Furthering efforts to understand why potentially life-saving statins are so under-prescribed among American patients with heart disease, a new study shows that clinicians are more likely to sign a script for them earlier in the day. The new study by researchers in Penn Medicine's Nudge Unit found that patients with the very first appointments of the day were most likely to have statins prescribed, and the odds progressively fell through the morning and remained low throughout the afternoon. The study was published today in JAMA Network Open.
In recent years, researchers in the Nudge Unit and the Perelman School of Medicine at the University of Pennsylvania have examined the effect that appointment times have on the care received. By and large, the later an appointment falls, the less likely a patient is to get the highest standard of care. This holds true for whether a patient gets flu shots, or is screened for breast or colorectal cancer. This latest study on statins - which are prescribed to less than half of the patients in the United States who might benefit - falls in line.
"Our findings were concerning but unsurprising. Clinicians are faced with multiple cognitive demands that compete for their attention while providing care, especially later in the day," said lead author Allison Hare, a clinical informatics fellow in the Nudge Unit. "Paired with an ever-growing list of evidence-backed treatment guidelines, our findings reveal that care quality can deteriorate as clinicians grapple with the cognitive fatigue and appointment lateness that is more likely to occur at the end of the day."
Data from March 2019 to February 2020 was pulled from more than 10,000 patients who visited 28 different Penn Medicine primary care practices. They were included if they'd made a visit to the doctor and had a condition that would qualify them for statins, a medication that lowers LDL cholesterol levels and can help with conditions like atherosclerotic cardiovascular disease (hardened or thickened arteries) or high cholesterol levels.
"Statin therapy is a foundational part of guideline-directed care in the primary and secondary prevention of cardiovascular disease. It is critical to ensure our clinical choice environment encourages appropriate patients are prescribed this therapy at all times of day," said Srinath Adusumalli, MD, an assistant professor of clinical Medicine and assistant chief medical information officer for Connected Health Strategy and Applications.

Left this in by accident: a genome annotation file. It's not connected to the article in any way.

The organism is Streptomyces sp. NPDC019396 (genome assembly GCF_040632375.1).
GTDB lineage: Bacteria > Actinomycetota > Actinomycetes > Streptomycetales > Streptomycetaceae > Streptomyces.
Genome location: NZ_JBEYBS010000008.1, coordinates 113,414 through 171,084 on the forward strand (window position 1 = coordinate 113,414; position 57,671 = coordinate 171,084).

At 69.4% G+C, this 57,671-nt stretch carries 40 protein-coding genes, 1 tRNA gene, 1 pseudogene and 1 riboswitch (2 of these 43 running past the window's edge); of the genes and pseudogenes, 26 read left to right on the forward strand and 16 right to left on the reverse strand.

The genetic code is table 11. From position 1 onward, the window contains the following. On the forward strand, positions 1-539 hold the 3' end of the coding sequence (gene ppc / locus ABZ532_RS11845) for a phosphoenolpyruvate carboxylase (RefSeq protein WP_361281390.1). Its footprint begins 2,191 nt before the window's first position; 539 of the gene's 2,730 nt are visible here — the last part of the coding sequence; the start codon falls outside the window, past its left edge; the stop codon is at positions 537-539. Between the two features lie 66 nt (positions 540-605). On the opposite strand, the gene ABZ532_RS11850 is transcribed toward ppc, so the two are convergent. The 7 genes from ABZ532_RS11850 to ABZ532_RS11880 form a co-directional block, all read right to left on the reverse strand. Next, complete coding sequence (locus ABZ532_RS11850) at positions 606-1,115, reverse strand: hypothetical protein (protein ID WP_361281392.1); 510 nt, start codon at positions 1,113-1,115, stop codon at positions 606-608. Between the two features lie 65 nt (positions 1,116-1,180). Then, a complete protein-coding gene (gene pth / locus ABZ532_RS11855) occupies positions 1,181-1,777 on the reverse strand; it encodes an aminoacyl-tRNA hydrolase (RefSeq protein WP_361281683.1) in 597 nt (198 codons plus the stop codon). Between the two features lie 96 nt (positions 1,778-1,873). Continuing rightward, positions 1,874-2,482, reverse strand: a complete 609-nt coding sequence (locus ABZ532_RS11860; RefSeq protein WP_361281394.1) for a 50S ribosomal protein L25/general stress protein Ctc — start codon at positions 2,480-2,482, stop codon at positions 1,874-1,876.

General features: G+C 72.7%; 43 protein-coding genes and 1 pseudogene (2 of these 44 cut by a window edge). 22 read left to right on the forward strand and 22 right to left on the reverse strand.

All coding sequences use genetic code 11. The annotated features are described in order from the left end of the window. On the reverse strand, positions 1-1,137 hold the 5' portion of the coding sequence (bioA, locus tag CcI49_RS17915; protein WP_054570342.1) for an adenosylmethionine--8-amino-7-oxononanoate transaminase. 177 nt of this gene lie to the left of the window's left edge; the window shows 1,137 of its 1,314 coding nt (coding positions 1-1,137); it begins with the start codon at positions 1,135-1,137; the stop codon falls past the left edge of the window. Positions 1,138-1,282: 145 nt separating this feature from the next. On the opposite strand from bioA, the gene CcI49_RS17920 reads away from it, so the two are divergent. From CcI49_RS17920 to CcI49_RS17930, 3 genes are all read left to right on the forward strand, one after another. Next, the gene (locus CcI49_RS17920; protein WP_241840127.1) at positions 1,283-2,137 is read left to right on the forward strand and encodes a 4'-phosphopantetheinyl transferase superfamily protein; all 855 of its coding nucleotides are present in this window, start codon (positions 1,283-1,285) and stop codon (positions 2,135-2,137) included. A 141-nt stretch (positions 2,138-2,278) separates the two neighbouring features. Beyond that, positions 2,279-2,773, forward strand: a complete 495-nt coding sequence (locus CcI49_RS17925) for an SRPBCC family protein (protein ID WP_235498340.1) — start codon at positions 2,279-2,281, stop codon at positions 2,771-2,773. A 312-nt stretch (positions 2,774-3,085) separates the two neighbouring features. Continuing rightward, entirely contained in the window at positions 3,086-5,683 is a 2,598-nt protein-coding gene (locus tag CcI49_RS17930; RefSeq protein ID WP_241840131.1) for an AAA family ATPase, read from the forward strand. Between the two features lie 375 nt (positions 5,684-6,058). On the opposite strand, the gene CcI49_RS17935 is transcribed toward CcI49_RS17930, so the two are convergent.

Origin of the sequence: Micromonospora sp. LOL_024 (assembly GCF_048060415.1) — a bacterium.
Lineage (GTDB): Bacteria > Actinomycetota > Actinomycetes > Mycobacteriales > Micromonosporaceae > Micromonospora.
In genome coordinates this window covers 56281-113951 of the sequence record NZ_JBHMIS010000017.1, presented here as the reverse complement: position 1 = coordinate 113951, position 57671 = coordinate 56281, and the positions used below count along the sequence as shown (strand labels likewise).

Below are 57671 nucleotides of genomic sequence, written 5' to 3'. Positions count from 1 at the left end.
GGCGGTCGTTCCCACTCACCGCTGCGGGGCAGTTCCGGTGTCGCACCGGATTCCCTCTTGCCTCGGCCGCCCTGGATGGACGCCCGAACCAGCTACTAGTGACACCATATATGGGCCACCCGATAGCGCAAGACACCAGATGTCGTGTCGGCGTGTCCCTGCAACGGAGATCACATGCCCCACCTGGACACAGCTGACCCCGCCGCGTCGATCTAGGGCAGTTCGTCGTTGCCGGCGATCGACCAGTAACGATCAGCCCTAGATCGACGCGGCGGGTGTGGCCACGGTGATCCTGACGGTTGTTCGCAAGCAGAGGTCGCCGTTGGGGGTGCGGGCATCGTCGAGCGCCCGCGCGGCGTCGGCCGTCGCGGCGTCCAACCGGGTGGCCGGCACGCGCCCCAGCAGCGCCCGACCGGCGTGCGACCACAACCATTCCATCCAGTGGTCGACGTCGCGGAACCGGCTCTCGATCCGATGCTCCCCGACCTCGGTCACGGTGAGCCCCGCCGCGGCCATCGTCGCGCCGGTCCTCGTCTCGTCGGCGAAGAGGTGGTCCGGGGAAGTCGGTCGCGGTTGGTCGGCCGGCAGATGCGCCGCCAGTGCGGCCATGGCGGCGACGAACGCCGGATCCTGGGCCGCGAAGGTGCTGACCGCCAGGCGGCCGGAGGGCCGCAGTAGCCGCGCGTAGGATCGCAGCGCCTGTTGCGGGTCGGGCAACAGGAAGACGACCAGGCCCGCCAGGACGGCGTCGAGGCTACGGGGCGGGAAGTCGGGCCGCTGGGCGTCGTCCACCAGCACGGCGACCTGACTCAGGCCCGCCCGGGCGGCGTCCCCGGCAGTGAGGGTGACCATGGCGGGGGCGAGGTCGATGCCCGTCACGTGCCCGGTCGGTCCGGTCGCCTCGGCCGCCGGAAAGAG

The appointment times for each patient were broken down into hour blocks ranging from the 8 a.m. hour to the 4 p.m. hour, which typically bookend most practices' open times.
Overall, 36 percent of the visits resulted in statin prescriptions. But there was a clear breakdown between morning and afternoon visits, with 38 percent of those occurring in the morning resulting in prescriptions compared to roughly 33 percent in the afternoon.
But when the exact hours were examined, there was a clear descent. From just the 8 a.m. visits to the 9 a.m. visits, patients were 12 percent less likely to get a prescription. When appointments began at 12 p.m., patients were the least likely, all day, to get a prescription (37 percent less so). After the 12 p.m. visits, there was a slight increase, but the likelihood of a statin prescription remained 27 percent less likely or worse for the rest of the day.
While the data showed a significant challenge for statin prescribing, Hare said having this knowledge is important to devising a solution.
"As we learn more about the factors that contribute to suboptimal care delivery, it's essential to design interventions that take these factors into account," Hare said. "For example, electronic alerts for statin-eligible patients sent to clinicians specifically at the end of the clinic day could increase rates of guideline-appropriate prescribing while minimizing the risk of clinician alert fatigue."
There are a variety of solutions that could present themselves to improve these behaviors. In a previous Nudge Unit study on statin prescription, a significantly higher percentage of patients received scripts when their doctors were asked to make a "Yes" or "No" choice on prescription as opposed to initiating an order of their own volition.
"The environment in which clinicians and patients interact plays an important role on medical decision-making, as illustrated by the findings of this study," said Mitesh Patel, MD, an associate professor of Medicine and director of the Penn Medicine Nudge Unit. "Nudges to clinicians and patients just before or during the visit show promise for changing these patterns but need to be well tested to optimize their design."